I'm about to (not) graduate from a grad school. I've put "(not)" intentionally. This is my situation. I started working on a project that was new to our research group. The new topic only remotely related to what has been done before in the group and by the supervisor. The project was presented as a hot topic where I can "make my name" and graduate fast.

As far as I now understand, my supervisor didn't have much experience in this field although he's been around for some time - he is not a new professor. At the time when the project was assigned to me, my supervisor was trying to bring a new faculty (who has extended experience in this field) to the department but it didn't work out - this person didn't get the position, although he did help me with the initial experimental setup and some consultations. I'm really grateful to this person for that.

The topic turned out to be pretty well developed, not much room for wandering around in hope to bang into something big. Besides that I was left completely alone to work on the topic - no relevant classes, no seminars, no advice from my supervisor, no one else in the university working in this field. I ended up making my own experimental setup, fabricating samples, running simulations, writhing data processing scripts and looking for the objective for the project completely on my own. The supervisor's approach was to find something interesting but his planning didn't go any further than that. He never showed in the lab during my PhD.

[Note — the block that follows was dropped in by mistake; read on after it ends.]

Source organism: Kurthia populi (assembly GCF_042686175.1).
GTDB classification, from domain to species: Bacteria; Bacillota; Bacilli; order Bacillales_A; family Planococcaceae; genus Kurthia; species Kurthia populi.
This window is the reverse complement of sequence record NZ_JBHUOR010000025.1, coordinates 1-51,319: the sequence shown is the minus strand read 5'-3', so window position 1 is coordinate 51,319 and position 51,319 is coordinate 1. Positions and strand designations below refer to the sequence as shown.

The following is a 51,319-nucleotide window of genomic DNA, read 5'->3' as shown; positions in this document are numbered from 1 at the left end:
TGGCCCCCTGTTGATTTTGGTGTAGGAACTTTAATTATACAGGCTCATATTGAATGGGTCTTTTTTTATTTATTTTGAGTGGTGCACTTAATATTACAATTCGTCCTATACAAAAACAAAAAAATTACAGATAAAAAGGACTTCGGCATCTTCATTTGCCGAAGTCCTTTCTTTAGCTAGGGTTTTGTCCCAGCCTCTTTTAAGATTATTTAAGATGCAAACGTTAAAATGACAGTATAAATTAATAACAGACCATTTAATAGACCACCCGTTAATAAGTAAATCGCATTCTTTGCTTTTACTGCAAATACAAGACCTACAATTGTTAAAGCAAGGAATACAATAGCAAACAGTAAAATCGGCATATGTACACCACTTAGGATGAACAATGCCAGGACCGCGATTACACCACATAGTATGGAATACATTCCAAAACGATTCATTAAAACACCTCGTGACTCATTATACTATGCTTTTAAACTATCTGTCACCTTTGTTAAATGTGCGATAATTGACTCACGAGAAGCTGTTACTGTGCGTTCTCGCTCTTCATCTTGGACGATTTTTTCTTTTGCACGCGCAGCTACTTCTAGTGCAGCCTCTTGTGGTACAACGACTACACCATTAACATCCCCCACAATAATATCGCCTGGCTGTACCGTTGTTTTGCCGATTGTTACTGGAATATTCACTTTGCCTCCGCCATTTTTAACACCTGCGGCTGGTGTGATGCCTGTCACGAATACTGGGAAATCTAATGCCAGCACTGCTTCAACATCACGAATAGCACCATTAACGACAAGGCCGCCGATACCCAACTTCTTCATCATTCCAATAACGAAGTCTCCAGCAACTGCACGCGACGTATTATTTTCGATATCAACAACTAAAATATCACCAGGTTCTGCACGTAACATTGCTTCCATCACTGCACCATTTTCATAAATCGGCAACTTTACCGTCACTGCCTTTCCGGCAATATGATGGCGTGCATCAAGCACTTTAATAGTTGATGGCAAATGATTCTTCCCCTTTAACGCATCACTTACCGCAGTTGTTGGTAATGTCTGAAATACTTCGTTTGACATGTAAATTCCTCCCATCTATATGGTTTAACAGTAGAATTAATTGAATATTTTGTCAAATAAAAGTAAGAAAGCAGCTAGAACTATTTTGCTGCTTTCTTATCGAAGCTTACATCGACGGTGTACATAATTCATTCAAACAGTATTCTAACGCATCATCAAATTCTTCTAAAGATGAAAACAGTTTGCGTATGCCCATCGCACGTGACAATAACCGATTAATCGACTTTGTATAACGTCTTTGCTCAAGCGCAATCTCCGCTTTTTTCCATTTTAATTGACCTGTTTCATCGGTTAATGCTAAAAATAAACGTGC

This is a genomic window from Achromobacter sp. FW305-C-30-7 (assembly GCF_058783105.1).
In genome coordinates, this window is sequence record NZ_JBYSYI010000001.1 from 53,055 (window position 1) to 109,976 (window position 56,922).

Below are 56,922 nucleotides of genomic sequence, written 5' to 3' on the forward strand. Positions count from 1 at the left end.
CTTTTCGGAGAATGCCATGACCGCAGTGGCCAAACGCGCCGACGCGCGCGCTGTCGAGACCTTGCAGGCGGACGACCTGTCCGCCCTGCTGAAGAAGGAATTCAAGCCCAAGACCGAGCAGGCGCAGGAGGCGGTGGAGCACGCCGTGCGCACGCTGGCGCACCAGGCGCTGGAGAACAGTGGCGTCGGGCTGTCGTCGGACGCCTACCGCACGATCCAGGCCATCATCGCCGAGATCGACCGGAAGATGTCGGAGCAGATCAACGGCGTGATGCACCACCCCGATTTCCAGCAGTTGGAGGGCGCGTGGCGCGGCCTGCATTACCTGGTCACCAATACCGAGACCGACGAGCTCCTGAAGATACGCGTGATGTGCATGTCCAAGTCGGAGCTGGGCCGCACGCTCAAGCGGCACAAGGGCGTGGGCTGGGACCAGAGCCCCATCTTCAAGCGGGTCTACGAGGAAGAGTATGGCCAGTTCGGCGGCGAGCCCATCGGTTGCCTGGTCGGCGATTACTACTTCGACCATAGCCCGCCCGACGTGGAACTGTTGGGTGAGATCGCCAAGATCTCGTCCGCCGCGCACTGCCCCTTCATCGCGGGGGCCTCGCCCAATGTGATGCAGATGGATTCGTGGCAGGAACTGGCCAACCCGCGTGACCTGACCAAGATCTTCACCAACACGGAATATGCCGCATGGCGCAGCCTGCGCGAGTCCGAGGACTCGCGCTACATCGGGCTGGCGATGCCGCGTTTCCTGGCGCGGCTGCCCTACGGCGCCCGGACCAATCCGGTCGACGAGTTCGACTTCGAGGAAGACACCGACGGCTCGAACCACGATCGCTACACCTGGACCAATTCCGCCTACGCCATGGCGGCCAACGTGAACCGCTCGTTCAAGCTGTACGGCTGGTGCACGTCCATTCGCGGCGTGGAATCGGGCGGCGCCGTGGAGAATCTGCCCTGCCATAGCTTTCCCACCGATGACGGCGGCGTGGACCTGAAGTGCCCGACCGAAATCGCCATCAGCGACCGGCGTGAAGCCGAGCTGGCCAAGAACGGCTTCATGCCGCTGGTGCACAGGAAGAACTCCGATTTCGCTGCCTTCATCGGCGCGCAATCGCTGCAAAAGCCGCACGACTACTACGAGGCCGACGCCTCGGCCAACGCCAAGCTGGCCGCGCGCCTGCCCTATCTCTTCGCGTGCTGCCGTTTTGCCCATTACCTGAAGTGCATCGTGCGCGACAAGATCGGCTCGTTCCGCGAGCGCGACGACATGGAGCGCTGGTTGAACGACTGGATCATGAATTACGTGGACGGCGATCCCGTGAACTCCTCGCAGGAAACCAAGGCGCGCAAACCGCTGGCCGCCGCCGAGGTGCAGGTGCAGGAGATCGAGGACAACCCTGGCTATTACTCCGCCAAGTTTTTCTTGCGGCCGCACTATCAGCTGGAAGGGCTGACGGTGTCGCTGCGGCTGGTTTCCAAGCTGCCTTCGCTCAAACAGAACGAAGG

When I raised my concerns about the direction of this activity he would just either mention some irrelevant anecdotal stories or say that others working in the field have better tools but we have ideas and that's why we are better. During our latest conversation he just said "I cannot help you with that." The funding for the project was over and I had to TA classes that are not related to my undergrad field or the current project - getting some knowledge in the subjects takes additional effort. I had to RA initially.

My work resulted in several papers (not with me as the first author) that were from side projects. I also spent one summer doing an internship at a big company. Trying to overcome the circumstances I put more and more work basically working 80 hour weeks (no weekends or holidays). But I find it extremely difficult to reach a goal when this goal has never been even discussed. My productivity went down. When I asked my supervisor about what the objectives of the project are his response was: "to find something interesting." I feel utterly unsatisfied.

I feel completely drained right now, and in a pretty bad mental state. I applied for several post-doc and industry positions without much success. I feel that I have to compete with the applicants that didn't have to reinvent the wheel every time to get something done. One rejection was due to the lack of the first author publications.

During my PhD work I steered the project towards more fundamental research. Right now I'm applying for another PhD in more fundamental field that I studied by myself. It is rather remotely related to the current PhD topic.

Defending where I'm right now is quite doable even with what I have and my current supervisor is willing to write a good recommendation letter for me. My concern is getting a second PhD and funding issues related to this. What would be the best way to approach potential PIs for the second PhD? If a professor reads this post: how does he/she perceive this situation and what he/she would want to know/get cleared before considering an applicant like me?